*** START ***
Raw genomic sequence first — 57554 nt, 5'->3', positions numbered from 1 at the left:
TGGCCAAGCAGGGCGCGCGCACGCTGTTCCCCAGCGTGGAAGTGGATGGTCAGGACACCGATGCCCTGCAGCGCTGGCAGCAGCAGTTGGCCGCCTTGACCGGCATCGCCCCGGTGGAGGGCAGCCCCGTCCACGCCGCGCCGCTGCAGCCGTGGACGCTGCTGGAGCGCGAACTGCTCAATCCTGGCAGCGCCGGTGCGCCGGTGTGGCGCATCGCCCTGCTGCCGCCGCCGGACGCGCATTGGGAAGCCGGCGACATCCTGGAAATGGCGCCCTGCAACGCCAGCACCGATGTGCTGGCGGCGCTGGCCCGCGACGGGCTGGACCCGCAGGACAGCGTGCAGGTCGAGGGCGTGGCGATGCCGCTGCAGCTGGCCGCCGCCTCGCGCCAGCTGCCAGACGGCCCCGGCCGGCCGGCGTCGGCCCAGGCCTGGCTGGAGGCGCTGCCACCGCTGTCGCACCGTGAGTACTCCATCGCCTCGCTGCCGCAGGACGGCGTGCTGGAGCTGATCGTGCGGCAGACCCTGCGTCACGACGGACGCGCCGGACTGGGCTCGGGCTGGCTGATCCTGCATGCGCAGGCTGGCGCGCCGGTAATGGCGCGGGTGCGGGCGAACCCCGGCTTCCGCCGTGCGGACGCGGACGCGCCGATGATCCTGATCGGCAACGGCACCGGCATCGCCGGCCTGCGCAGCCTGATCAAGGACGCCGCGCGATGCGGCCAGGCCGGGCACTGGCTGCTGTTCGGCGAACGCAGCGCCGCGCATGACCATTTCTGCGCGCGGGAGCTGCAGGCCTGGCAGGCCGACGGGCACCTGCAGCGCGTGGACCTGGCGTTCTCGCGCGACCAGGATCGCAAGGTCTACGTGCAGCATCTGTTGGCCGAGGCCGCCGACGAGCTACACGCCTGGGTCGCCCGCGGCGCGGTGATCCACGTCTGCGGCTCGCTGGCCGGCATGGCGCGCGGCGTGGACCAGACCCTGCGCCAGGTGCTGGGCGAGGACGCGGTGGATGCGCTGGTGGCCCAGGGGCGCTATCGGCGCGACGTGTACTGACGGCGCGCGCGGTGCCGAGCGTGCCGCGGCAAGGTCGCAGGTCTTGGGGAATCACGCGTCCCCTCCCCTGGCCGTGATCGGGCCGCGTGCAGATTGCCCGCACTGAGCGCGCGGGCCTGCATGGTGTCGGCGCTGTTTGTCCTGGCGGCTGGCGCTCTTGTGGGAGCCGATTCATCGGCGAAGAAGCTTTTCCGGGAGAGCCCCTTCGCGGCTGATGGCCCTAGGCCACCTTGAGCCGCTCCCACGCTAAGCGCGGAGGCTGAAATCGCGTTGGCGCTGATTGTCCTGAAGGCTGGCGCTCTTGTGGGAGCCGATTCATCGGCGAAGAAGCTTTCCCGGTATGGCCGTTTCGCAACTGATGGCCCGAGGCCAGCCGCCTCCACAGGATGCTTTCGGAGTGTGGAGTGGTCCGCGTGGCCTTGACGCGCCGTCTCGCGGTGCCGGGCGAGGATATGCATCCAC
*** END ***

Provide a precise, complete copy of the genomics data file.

Raw genomic sequence first — 57554 nt, 5'->3', positions numbered from 1 at the left:
TGGCCAAGCAGGGCGCGCGCACGCTGTTCCCCAGCGTGGAAGTGGATGGTCAGGACACCGATGCCCTGCAGCGCTGGCAGCAGCAGTTGGCCGCCTTGACCGGCATCGCCCCGGTGGAGGGCAGCCCCGTCCACGCCGCGCCGCTGCAGCCGTGGACGCTGCTGGAGCGCGAACTGCTCAATCCTGGCAGCGCCGGTGCGCCGGTGTGGCGCATCGCCCTGCTGCCGCCGCCGGACGCGCATTGGGAAGCCGGCGACATCCTGGAAATGGCGCCCTGCAACGCCAGCACCGATGTGCTGGCGGCGCTGGCCCGCGACGGGCTGGACCCGCAGGACAGCGTGCAGGTCGAGGGCGTGGCGATGCCGCTGCAGCTGGCCGCCGCCTCGCGCCAGCTGCCAGACGGCCCCGGCCGGCCGGCGTCGGCCCAGGCCTGGCTGGAGGCGCTGCCACCGCTGTCGCACCGTGAGTACTCCATCGCCTCGCTGCCGCAGGACGGCGTGCTGGAGCTGATCGTGCGGCAGACCCTGCGTCACGACGGACGCGCCGGACTGGGCTCGGGCTGGCTGATCCTGCATGCGCAGGCTGGCGCGCCGGTAATGGCGCGGGTGCGGGCGAACCCCGGCTTCCGCCGTGCGGACGCGGACGCGCCGATGATCCTGATCGGCAACGGCACCGGCATCGCCGGCCTGCGCAGCCTGATCAAGGACGCCGCGCGATGCGGCCAGGCCGGGCACTGGCTGCTGTTCGGCGAACGCAGCGCCGCGCATGACCATTTCTGCGCGCGGGAGCTGCAGGCCTGGCAGGCCGACGGGCACCTGCAGCGCGTGGACCTGGCGTTCTCGCGCGACCAGGATCGCAAGGTCTACGTGCAGCATCTGTTGGCCGAGGCCGCCGACGAGCTACACGCCTGGGTCGCCCGCGGCGCGGTGATCCACGTCTGCGGCTCGCTGGCCGGCATGGCGCGCGGCGTGGACCAGACCCTGCGCCAGGTGCTGGGCGAGGACGCGGTGGATGCGCTGGTGGCCCAGGGGCGCTATCGGCGCGACGTGTACTGACGGCGCGCGCGGTGCCGAGCGTGCCGCGGCAAGGTCGCAGGTCTTGGGGAATCACGCGTCCCCTCCCCTGGCCGTGATCGGGCCGCGTGCAGATTGCCCGCACTGAGCGCGCGGGCCTGCATGGTGTCGGCGCTGTTTGTCCTGGCGGCTGGCGCTCTTGTGGGAGCCGATTCATCGGCGAAGAAGCTTTTCCGGGAGAGCCCCTTCGCGGCTGATGGCCCTAGGCCACCTTGAGCCGCTCCCACGCTAAGCGCGGAGGCTGAAATCGCGTTGGCGCTGATTGTCCTGAAGGCTGGCGCTCTTGTGGGAGCCGATTCATCGGCGAAGAAGCTTTCCCGGTATGGCCGTTTCGCAACTGATGGCCCGAGGCCAGCCGCCTCCACAGGATGCTTTCGGAGTGTGGAGTGGTCCGCGTGGCCTTGACGCGCCGTCTCGCGGTGCCGGGCGAGGATATGCATCCAC